A drive for increased speed and efficiency has seen the investment in technology across the global port network rocket over recent years, with the global smart ports market projected to reach US $5.3bn by 2024, which represents a compound annual growth rate of 25% according to the Smart Ports Report 2019.

“TOC Events Worldwide is pleased to collaborate with our colleagues at Seatrade on this award for port & terminal technical innovation.  The ports & shipping sector is fast embracing AI, 5G, IoT, M2M and other seemingly futuristic technologies.  We look forward to supporting Seatrade in recognising best in class for those who are leading the way in this exciting digital era for the industry,” commented Paul Holloway, Event Director for TOC Events Worldwide

Those entering the Port and Terminal Digital Technology Award will need to impress an independent panel of experts, analysts and thought leaders, who will provide each submission with a rigorous assessment. The panel will be chaired by economist and non-executive President of Clarkson Research Services Limited, Martin Stopford, who has chaired the Intelligent Shipping categories judging panel at Seatrade Awards for the last three consecutive years.

The winners of the Port and Terminal Digital Technology Award will be revealed on Thursday 17 September during an evening ceremony at Plaisterers’ Hall, London.

PIL hits out over ‘totally false’ bankruptcy rumours

Singapore-headquartered Pacific International Lines (PIL) has hit out at rumours that it is facing bankruptcy threatening legal action against those making false claims.

The financial health of the privately-owned container line has become an increasing source of speculation in recent months.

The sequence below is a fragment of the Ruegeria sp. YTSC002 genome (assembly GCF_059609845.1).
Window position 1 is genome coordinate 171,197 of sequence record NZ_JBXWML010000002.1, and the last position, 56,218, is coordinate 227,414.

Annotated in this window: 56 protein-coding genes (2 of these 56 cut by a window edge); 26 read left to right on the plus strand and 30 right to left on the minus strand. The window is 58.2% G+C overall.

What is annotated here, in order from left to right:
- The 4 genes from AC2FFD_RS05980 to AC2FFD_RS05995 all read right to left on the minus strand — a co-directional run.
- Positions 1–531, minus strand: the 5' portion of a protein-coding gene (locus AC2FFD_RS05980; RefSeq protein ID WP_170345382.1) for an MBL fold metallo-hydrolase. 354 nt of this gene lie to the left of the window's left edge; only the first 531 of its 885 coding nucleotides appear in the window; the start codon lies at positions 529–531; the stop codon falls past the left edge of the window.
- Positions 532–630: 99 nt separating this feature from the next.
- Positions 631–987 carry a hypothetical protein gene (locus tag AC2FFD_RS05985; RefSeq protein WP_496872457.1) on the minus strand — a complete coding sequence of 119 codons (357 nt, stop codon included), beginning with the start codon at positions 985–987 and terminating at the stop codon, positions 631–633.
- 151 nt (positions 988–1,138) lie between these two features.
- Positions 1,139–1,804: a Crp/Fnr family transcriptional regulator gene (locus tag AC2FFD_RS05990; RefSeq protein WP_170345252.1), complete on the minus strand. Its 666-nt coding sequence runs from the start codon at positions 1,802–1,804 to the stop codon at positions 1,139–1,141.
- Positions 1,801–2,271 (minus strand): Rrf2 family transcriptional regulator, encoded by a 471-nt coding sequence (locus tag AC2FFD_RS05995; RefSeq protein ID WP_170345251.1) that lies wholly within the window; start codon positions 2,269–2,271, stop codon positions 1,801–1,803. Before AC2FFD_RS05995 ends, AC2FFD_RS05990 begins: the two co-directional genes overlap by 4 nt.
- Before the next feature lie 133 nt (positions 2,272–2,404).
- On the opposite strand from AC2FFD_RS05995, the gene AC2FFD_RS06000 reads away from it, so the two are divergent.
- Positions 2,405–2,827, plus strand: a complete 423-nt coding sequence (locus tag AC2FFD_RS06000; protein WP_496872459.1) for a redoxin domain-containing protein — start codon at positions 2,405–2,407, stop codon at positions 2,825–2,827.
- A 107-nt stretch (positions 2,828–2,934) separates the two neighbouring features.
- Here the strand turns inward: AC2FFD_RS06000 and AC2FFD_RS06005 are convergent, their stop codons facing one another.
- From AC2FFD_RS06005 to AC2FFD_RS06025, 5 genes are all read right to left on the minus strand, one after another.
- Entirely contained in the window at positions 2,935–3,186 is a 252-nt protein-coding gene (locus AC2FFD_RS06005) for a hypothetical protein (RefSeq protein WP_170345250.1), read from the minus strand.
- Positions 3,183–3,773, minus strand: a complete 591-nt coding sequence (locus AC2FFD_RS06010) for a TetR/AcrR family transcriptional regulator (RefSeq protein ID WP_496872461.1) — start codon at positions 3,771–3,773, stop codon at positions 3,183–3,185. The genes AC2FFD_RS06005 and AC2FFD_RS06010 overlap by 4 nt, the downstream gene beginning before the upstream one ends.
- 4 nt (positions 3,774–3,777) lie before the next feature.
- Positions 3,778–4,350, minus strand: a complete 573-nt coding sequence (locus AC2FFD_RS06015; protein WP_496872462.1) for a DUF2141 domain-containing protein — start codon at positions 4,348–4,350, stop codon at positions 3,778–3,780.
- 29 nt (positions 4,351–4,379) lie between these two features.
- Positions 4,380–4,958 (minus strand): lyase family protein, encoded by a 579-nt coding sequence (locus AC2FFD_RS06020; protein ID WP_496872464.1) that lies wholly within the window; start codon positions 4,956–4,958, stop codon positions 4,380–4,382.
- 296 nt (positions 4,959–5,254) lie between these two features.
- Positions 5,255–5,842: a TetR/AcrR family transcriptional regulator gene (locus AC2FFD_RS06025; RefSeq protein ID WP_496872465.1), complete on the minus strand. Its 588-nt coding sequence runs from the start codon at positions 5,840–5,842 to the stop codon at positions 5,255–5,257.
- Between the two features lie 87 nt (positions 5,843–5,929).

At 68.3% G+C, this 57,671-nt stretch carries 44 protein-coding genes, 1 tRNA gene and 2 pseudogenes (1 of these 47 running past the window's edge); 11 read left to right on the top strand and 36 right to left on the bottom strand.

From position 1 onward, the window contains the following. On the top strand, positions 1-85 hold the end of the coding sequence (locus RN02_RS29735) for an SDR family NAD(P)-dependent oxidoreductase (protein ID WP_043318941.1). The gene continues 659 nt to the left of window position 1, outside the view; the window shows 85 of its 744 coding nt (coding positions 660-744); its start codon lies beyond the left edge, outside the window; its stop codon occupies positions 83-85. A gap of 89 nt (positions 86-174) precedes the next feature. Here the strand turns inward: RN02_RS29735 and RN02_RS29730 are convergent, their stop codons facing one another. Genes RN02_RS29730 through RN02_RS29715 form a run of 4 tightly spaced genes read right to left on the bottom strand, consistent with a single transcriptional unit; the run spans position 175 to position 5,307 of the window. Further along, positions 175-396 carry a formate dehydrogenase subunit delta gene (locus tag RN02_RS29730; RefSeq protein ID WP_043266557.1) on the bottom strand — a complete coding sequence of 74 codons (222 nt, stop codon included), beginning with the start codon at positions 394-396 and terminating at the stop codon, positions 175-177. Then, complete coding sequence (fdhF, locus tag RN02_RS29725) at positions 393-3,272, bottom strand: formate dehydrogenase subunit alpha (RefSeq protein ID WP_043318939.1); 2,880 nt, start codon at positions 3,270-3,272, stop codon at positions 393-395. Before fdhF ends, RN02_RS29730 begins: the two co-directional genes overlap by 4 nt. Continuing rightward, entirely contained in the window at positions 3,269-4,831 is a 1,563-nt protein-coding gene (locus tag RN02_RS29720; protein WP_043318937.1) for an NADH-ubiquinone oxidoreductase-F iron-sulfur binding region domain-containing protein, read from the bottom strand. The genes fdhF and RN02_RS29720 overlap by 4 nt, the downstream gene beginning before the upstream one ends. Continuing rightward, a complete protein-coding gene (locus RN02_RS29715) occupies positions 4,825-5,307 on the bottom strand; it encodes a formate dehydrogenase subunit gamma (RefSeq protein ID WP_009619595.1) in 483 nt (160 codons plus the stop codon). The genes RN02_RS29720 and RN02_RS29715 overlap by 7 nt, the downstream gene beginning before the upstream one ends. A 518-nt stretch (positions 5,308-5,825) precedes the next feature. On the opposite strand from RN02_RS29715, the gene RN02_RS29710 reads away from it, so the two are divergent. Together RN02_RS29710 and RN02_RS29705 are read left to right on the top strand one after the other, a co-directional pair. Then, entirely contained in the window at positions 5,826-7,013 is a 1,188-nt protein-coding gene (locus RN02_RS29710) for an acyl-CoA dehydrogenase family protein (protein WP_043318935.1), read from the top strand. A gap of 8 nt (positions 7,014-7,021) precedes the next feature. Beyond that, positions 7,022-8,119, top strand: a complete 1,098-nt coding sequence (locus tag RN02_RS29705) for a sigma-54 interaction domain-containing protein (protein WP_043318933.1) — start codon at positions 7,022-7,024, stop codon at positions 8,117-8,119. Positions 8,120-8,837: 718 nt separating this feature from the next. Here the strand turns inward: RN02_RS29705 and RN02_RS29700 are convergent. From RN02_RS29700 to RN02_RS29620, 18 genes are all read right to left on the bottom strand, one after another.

In a strongly worded statement PIL said: “Recently, there have been rumours circulating on social media, making false claims about a potential bankruptcy of Pacific International Lines (“PIL”). PIL would like to clarify that these rumours are totally false and the information and content derived therefrom are unfounded.

“We urge the public not to spread such fake news and misinformation. PIL reserves the right to pursue legal actions against those who generate and spread these defamatory rumours during this Covid-19 pandemic period and related false information after this statement.”

PIL ranks as the world’s 10th largest container line according to analyst Alphaliner. The company is owned by the Teo family and helmed by SS Teo, a highly respected figure in the Singapore shipping community.

“As the (COVID-19) situation in China continues to improve, PIL and all our China subsidiaries have fully resumed operations on 9th March. PIL has been making steady progress and is currently actively preparing for a strong rebound after the epidemic,” the company said.

“In the face of an increasingly complex and uncertain global market environment, PIL has remained resilient by embarking on a service rationalization which will focus our efforts on key liner markets in Asia, the Middle East, Africa, Oceania and South America. Our strategic business integration has enabled us to be well-positioned in capturing market opportunities brought about by the Belt and Road Initiative (BRI), and moving forward, PIL will continue to strengthen our leading position in the North-South routes.”

                                                                         (Source: VNcustomsnews, American Shipper, Seatrade Maritime)